Bilić, of course, is largely remembered on these shores for the somewhat theatrical, face-clutching penalty-box tumble he took during that semi-final in Paris, resulting in a red card – and missed World Cup Final – for Laurent Blanc, a dignified man and regal footballer in his prime. However, the reputation Bilić acquired, both from this incident and his subsequent record of just twenty-six league starts in four years on Merseyside, as something of a yellow-bellied scoundrel and skiver is largely undeserved – it is little known, for instance, that he actually played the tournament in France with a stress fracture of the hip, ultimately leading to his premature retirement (even now he has to drive jeeps, as the low seat position of regular cars is too uncomfortable). Indeed, Wilson says he has “dealt with few more instantly likeable footballers than Bilić,” while I have long felt him to be one of the more charismatic and engaging figures in modern football. Perhaps the unconventional behaviour can be traced to having a father who, as a Professor of Economics at the University of Split, was lucky to escape imprisonment in 1971 after organizing a demonstration against Tito and the Communist Party centralists in Belgrade. Be that as it may, Bilić is a chain-smoking, polyglot (Italian, English, German, Croat) law graduate, guitarist for a moderately successful rock band (Rawbau), and now responsible for nurturing a new generation of Croatian talent, headed by Luka Modrić. 

Whether he seeks to emulate Blažević’s style remains to be seen, however, for the latter was fond of consulting astrological charts prior to games – much as was England’s coach at France ‘98, Glenn Hoddle – and superstitiously ascribed Croatia’s showing at the tournament to him wearing the cap of a French gendarme beaten to within an inch of his life by German hooligans earlier in the tournament. At other times, he used pretty blunt gimmicks to inspire his men, once taking off his Rolex watch, dropping it to the dressing room floor and smashing it to smithereens, a fairly graphic demonstration of how he wanted his team “to crush the opposition as I have crushed this watch”.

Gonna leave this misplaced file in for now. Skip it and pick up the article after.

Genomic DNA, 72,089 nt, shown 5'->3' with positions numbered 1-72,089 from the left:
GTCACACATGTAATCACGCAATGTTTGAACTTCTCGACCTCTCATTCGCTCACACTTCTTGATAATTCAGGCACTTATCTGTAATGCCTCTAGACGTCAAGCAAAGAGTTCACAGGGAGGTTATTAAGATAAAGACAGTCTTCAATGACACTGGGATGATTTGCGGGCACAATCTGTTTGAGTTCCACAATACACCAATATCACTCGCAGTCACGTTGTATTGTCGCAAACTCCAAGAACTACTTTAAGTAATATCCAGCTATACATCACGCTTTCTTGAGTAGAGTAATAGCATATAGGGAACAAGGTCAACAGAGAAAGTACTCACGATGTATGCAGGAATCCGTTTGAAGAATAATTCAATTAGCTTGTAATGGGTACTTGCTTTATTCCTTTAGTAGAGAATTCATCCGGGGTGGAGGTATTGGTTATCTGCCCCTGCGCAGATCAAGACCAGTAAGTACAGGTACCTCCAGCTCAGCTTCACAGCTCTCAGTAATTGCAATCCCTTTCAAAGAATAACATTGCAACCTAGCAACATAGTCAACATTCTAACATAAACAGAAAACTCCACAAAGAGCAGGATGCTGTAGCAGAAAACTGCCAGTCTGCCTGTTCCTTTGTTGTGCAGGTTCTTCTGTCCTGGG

At any rate, Bilić’s affectionate portrait of the eccentric who coaxed the young nation’s footballers to such heights in 1998 is so rich and amusing that Wilson declines to intervene in the narrative, simply letting the words do the talking, an eminently sensible choice. To wit: 

He was the ideal coach for us. If you’d given us Capello, Ferguson or Wenger, it wouldn’t have worked. He was everybody’s father, a great motivator.
You would play against, let’s say, Estonia, and you know it’s only Estonia, but he would gradually motivate you. Every day he knew in his head when he was going to create an incident to wake everybody up a bit, then he’d tell us all to go to a nightclub or something. At team meetings he’d be talking about Estonia as though they were fucking Brazil. You’d know he was lying, you’d know it wasn’t true, but you say, fuck, yeah, it’s going to be hard. And he would always say Estonia’s left-back is whoever, and he’d be talking about their players, and he’d be writing their names on a board, and you’d know it was wrong; he’d be saying, like, this guy, he’s so quick, he’s so good, and you’d know when he was talking to you that he’d never seen him in his fucking life.
Anyway, it would motivate you, but whoever we played against, he always told us we were better than them. So when we played Argentina in the World Cup, he came to me and he said “Son”, because we were always his sons, “Son, you have to come with me and talk to the press.” So, OK, it’s me and him in the press conference. And I know even the twenty-second player in their squad plays for Inter, and everybody else is at AC Milan, Real Madrid, Barcelona…all at the best teams, and we have Boban at Milan, but he doesn’t play, and Šuker at Real Madrid, and he doesn’t play. The rest of us were playing in great leagues but not for great teams. So he says to the press, “Argentina, not a bad team, not a bad team, but none of their players play for the best teams in Europe”. So I look at him and say “What the fuck are you talking about?” But that’s what he was like. It was all nonsense, but it was great nonsense. 

“Great nonsense”: pure magic.